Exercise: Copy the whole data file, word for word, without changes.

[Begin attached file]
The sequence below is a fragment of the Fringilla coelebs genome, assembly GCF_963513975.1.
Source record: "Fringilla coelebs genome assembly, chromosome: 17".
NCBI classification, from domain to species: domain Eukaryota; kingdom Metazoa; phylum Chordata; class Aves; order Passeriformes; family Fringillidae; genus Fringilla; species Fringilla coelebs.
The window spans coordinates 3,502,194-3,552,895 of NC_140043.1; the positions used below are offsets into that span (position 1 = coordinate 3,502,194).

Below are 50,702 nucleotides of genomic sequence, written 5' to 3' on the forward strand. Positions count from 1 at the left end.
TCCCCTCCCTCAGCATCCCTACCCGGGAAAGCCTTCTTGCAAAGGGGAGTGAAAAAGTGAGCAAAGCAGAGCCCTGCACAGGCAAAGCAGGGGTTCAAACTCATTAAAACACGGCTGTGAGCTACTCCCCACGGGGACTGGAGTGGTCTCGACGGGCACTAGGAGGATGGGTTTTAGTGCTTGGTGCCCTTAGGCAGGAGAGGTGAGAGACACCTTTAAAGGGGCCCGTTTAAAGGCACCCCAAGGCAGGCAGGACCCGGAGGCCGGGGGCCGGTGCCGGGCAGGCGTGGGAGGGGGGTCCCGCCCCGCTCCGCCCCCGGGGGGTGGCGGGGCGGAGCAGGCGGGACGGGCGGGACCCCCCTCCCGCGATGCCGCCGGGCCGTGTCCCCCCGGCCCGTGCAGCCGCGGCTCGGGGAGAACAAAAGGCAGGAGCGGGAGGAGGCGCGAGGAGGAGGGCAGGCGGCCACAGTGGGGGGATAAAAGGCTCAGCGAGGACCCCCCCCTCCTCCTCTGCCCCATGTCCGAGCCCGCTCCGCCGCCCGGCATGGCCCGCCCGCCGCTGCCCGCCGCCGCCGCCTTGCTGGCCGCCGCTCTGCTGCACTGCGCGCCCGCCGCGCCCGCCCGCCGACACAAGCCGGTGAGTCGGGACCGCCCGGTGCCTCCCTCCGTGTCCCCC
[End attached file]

The sequence below is a fragment of the Fringilla coelebs genome, assembly GCF_963513975.1.
Source record: "Fringilla coelebs genome assembly, chromosome: 17".
NCBI classification, from domain to species: domain Eukaryota; kingdom Metazoa; phylum Chordata; class Aves; order Passeriformes; family Fringillidae; genus Fringilla; species Fringilla coelebs.
The window spans coordinates 3,502,194-3,552,895 of NC_140043.1; the positions used below are offsets into that span (position 1 = coordinate 3,502,194).

Below are 50,702 nucleotides of genomic sequence, written 5' to 3' on the forward strand. Positions count from 1 at the left end.
TCCCCTCCCTCAGCATCCCTACCCGGGAAAGCCTTCTTGCAAAGGGGAGTGAAAAAGTGAGCAAAGCAGAGCCCTGCACAGGCAAAGCAGGGGTTCAAACTCATTAAAACACGGCTGTGAGCTACTCCCCACGGGGACTGGAGTGGTCTCGACGGGCACTAGGAGGATGGGTTTTAGTGCTTGGTGCCCTTAGGCAGGAGAGGTGAGAGACACCTTTAAAGGGGCCCGTTTAAAGGCACCCCAAGGCAGGCAGGACCCGGAGGCCGGGGGCCGGTGCCGGGCAGGCGTGGGAGGGGGGTCCCGCCCCGCTCCGCCCCCGGGGGGTGGCGGGGCGGAGCAGGCGGGACGGGCGGGACCCCCCTCCCGCGATGCCGCCGGGCCGTGTCCCCCCGGCCCGTGCAGCCGCGGCTCGGGGAGAACAAAAGGCAGGAGCGGGAGGAGGCGCGAGGAGGAGGGCAGGCGGCCACAGTGGGGGGATAAAAGGCTCAGCGAGGACCCCCCCCTCCTCCTCTGCCCCATGTCCGAGCCCGCTCCGCCGCCCGGCATGGCCCGCCCGCCGCTGCCCGCCGCCGCCGCCTTGCTGGCCGCCGCTCTGCTGCACTGCGCGCCCGCCGCGCCCGCCCGCCGACACAAGCCGGTGAGTCGGGACCGCCCGGTGCCTCCCTCCGTGTCCCCC